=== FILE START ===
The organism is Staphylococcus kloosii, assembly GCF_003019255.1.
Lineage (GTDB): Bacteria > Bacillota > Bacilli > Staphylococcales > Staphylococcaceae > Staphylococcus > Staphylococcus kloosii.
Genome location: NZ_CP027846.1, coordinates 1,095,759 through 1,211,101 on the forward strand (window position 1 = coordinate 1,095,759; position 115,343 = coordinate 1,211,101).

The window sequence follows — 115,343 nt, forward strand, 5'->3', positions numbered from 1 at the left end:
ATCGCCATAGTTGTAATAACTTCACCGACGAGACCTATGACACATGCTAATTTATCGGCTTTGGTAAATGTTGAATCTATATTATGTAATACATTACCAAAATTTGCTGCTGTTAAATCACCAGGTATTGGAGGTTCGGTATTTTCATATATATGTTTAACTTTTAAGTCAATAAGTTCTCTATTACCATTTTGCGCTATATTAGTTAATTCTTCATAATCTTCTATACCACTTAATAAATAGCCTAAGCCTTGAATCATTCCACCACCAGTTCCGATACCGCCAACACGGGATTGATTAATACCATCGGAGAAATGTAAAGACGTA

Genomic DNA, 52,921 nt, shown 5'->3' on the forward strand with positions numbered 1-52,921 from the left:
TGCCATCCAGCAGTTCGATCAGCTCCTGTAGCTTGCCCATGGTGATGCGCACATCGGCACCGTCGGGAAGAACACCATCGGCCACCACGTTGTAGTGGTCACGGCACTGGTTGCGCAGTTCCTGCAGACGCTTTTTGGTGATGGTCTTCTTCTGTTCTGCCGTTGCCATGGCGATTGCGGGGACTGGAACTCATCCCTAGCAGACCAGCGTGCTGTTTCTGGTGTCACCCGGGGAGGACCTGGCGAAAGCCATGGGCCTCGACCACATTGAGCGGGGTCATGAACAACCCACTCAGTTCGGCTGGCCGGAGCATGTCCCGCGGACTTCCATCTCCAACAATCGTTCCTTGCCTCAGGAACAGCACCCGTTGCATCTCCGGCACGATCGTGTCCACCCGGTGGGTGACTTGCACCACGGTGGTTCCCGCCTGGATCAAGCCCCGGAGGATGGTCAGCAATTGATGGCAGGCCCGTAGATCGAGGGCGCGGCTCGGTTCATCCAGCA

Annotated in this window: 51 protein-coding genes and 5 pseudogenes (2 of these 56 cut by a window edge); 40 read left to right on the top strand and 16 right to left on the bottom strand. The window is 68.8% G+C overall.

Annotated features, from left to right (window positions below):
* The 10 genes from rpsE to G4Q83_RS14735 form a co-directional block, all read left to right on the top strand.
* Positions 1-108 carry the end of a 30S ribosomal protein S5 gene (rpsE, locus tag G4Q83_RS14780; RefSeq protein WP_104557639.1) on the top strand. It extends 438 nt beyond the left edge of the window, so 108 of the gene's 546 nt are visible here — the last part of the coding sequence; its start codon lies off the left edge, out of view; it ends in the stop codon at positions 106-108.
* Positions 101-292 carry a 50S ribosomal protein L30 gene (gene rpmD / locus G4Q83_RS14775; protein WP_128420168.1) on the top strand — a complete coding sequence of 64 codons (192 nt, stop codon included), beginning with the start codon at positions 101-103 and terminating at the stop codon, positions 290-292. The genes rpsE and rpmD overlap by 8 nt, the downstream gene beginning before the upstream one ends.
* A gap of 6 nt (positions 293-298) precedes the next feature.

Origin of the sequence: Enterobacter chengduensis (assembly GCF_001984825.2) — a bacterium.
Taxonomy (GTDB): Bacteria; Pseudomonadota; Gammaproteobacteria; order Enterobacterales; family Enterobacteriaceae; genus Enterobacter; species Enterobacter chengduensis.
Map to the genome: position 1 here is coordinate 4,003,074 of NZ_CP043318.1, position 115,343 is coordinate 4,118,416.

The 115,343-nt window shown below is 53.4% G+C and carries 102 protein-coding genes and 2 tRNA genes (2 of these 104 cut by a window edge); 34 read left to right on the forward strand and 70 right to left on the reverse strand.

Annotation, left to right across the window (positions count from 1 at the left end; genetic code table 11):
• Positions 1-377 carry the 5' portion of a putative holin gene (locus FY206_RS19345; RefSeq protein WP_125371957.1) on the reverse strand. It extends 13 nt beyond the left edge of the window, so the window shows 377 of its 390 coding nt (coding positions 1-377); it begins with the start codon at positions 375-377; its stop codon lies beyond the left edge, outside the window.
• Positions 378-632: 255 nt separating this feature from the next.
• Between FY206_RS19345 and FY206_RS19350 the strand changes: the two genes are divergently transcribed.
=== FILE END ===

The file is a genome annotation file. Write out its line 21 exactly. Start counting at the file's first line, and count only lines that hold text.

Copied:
• Between FY206_RS19345 and FY206_RS19350 the strand changes: the two genes are divergently transcribed.